Proof Lipschitz continuous of complicated function

by Bram K.   Last Updated September 22, 2018 07:20 AM

I have the following equations:

\begin{equation*}\label{transformedformula} \begin{aligned} & \frac{d}{dt}x^i_t=\frac{1}{N} \sum_{j\neq i} K(x^i_t-x^j_t) +\frac{1}{M} \sum_{l=1}^{M} \Phi(x^i_t-u^l_t)\\ & \frac{d}{dt}u^l_t=w^l_{T-t}\\ & \frac{d}{dt}p^i_t=\frac{1}{N} \sum_{j\neq i} \nabla K(x^i_{T-t}-x^j_{T-t})(p^i_t-p^j_t) +\frac{1}{M} \sum_{l=1}^{M} \nabla \Phi(x^i_{T-t}-u^l_{T-t})p^i_t\\ & \frac{d}{dt}w^l_t=-\sum_{i=1}^{N} \nabla \Phi(x^i_{T-t}-u^l_{T-t})p^i_t \end{aligned} \end{equation*}


Let $ Y =\begin{cases} X\\ U\\ P\\ W \end{cases} $, so I can rewrite the above equations into the form $\frac{d}{dt}Y_t=G(t,Y)$.

I want to show that G(t,Y) is Lipschitz continuous with respect to Y and I want to determine the Lipschitz constant. So I need that $|G(t,Y_1)-G(t,Y_2)|\leq L|Y_1-Y_2|$ with $L>0$.

I have split up G to prove this: $|G(t,Y_1)-G(t,Y_2)|^2=|G_1(t,Y_1)-G_1(t,Y_2)|^2+|G_2(t,Y_1)-G_2(t,Y_2)|^2+...$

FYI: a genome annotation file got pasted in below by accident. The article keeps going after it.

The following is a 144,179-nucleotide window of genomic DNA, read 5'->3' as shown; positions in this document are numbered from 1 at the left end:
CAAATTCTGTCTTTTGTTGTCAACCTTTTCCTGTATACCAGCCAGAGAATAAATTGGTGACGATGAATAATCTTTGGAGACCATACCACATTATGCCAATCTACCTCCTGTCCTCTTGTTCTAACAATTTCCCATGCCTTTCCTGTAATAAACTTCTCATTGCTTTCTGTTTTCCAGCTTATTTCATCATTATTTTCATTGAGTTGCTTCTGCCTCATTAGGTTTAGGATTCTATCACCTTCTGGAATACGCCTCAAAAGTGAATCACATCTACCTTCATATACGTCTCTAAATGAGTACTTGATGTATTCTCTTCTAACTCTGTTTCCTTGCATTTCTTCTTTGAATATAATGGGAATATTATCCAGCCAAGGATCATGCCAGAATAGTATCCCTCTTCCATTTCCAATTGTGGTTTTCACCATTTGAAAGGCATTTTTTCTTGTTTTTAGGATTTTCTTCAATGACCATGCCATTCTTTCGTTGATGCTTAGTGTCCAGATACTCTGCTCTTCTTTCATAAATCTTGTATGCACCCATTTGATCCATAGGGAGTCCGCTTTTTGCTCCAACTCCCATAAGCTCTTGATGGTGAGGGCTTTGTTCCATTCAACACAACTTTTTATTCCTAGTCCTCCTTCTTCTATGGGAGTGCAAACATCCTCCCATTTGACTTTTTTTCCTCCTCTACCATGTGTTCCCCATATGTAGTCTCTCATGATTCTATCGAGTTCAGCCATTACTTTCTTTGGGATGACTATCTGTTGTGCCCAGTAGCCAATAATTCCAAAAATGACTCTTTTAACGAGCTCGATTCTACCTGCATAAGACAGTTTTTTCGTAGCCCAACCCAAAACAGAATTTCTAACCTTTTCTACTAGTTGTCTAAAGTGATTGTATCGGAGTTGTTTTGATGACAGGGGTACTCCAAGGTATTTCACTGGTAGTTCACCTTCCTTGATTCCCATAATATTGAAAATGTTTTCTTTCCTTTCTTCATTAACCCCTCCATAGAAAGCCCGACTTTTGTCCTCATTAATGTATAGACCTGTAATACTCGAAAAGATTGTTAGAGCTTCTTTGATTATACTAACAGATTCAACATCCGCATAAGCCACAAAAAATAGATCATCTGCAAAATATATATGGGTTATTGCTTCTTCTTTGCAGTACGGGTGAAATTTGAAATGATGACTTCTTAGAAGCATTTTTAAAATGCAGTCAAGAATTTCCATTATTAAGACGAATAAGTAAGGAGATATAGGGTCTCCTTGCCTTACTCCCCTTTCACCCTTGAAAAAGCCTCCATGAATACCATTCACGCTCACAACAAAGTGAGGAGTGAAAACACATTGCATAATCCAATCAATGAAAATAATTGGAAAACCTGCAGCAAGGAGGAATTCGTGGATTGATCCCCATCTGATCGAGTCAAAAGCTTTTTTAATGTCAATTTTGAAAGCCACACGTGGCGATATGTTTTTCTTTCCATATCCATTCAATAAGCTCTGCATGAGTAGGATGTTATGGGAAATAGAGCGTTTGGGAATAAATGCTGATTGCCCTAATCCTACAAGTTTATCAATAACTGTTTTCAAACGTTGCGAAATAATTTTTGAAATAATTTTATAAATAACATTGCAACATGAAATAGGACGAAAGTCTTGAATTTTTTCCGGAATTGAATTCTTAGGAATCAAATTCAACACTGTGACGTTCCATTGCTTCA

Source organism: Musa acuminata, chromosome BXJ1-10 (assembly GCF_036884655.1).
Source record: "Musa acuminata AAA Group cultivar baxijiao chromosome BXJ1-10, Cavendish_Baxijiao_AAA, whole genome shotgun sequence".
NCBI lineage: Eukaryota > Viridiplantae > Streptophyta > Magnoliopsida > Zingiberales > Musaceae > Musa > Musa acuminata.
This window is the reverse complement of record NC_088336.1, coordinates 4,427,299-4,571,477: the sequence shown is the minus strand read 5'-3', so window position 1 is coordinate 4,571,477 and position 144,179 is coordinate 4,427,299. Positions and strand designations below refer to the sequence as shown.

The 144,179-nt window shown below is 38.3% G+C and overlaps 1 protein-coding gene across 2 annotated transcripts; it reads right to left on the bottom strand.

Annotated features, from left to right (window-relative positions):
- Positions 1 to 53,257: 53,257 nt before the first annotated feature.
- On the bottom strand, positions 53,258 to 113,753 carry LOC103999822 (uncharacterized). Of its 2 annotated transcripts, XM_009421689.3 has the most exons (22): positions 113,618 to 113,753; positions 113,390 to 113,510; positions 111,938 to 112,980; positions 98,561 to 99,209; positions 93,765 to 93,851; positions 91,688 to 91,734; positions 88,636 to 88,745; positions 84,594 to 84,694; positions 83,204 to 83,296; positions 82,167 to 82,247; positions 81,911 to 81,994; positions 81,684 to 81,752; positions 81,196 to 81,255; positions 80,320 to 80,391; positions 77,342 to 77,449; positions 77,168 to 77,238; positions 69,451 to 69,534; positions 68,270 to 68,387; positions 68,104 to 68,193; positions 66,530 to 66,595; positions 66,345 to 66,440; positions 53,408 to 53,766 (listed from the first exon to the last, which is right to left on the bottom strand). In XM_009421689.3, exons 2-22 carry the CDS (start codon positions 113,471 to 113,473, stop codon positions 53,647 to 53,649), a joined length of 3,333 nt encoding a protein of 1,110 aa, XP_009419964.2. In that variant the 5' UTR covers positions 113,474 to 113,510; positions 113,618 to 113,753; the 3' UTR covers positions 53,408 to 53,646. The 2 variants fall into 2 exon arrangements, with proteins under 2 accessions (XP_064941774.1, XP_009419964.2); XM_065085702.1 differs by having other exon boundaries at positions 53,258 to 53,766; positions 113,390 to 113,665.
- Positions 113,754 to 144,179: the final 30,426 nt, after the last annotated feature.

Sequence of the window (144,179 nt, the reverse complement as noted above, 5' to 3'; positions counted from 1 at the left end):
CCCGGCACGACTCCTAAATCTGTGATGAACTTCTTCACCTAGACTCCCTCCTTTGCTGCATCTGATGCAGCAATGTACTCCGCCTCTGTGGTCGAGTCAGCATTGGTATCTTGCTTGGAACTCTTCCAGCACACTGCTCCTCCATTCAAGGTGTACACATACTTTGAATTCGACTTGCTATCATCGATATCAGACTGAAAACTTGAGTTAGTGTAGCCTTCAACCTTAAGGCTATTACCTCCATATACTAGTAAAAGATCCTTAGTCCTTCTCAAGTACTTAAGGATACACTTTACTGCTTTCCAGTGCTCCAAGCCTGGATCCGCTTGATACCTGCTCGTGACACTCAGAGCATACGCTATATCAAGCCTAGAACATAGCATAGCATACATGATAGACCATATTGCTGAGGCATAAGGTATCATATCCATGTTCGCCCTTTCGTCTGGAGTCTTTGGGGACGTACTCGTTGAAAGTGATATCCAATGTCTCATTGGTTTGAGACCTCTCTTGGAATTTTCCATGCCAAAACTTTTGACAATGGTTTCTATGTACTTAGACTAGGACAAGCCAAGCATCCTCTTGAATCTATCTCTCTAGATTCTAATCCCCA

However, I have no idea how to proceed, since the formulas are very complicated. For example, the first part becomes: $|G_1(t,Y_1)-G_1(t,Y_2)|^2=|\frac{1}{N} \sum_{j\neq i} K(x^i_1(t)-x^j_1(t)) +\frac{1}{M} \sum_{l=1}^{M} \Phi(x^i_1(t)-u^l_1(t))-\frac{1}{N} \sum_{j\neq i} K(x^i_2(t)-x^j_2(t)) -\frac{1}{M} \sum_{l=1}^{M} \Phi(x^i_2(t)-u^l_2(t))|^2$

I tried using the triangle inequality and the mean value theorem, but it doesn't give me a nice expression.

I'm allowed to make assumptions on the functions (for example on $\Phi$ and $K$). Do you guys have any suggestions how to proceed my proof?

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